When I say “You can write during term time”, I don’t mean you can write for an hour or more a day. A privileged few have the teaching and service load that makes that possible. Most people would find that a challenge. Similarly blocking off a whole day every week for research/writing is challenging for most people.
But not writing at all is not really an option either. Your writing is important to you and to your employer. So how do you make writing a priority even when it doesn’t get very much of your time?
The Write-Every-Day model
Almost everyone, no matter how heavy your teaching load, can find 15 minutes a day. The problem with 15 minutes is that most people think it isn’t worth it so they don’t bother. That means they don’t write for days, then when they do have an hour or more, they get frustrated at how hard it is to get back into their writing project.
Research by Robert Boice has shown that 15 minutes a day can be effective. My clients have found that to be true but find only doing 15 minutes a day isn’t very satisfying. Combining 15 minutes a day with one longer session per week solves that problem.
You get one session a week where you can go deeper into your writing. And the short sessions in between keep the momentum going between sessions.
However, if all you can find is 15 minutes a day, try it anyway. Call it an experiment. Stick with it for at least 6 weeks and then assess how much you get done.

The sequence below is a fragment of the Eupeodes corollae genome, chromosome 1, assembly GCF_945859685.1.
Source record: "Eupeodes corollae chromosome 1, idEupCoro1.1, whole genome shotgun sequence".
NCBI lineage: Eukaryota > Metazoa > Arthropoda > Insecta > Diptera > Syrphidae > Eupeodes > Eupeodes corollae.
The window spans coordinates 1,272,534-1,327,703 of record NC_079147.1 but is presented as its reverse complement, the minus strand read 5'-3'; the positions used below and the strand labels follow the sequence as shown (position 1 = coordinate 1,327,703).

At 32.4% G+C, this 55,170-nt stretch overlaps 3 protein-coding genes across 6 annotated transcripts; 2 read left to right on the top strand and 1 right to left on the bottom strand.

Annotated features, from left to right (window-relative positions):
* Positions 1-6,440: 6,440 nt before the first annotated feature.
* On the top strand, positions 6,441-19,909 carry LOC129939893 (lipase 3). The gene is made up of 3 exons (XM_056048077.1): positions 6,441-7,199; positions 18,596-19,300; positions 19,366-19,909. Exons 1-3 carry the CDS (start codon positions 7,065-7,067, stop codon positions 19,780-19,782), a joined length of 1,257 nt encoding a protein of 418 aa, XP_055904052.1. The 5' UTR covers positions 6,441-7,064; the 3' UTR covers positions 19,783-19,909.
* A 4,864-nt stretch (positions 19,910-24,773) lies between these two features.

The Writing Retreat model
If you don’t find daily writing, even if you had 1 or 2 hours a day, works for you, you might consider short writing retreats. You might even rope in the occasional weekend or part-weekend for writing. (But not every weekend. You need rest, too.)
The idea here is to take advantage of the irregular but predictable rushes in other parts of your work and schedule more time for writing when those aren’t happening. You can also use time during mid-semester reading weeks to give your writing some concentrated focus.
This also combines well with the 15 minutes per day strategy. The daily practice keeps you connected to your projects. The mini-retreat enables you to get into your writing more deeply. This post on turning Summer writing plans into Autumn writing plans will also be useful as an ending ritual for your mini-retreat.
Be reasonable. You aren’t going to get a day every week, much less 2. But you might be able to get two 2-day mini-retreats in per term. The trick is to schedule them first before you schedule meetings and other irregular but predictable obligations.
Making reasonable and feasible plans
There are planning classes for semesters and breaks in the Academic Writing Studio. I guide you through the process of identifying your priorities and scheduling time. A foundations membership gives you access to the class recordings and PDFs, and an online community. A full membership also includes A Meeting With Your Writing which helps you schedule writing time and keep that commitment.
This post was originally published on Aug 11, 2014. It has been edited, most recently on September 29, 2016.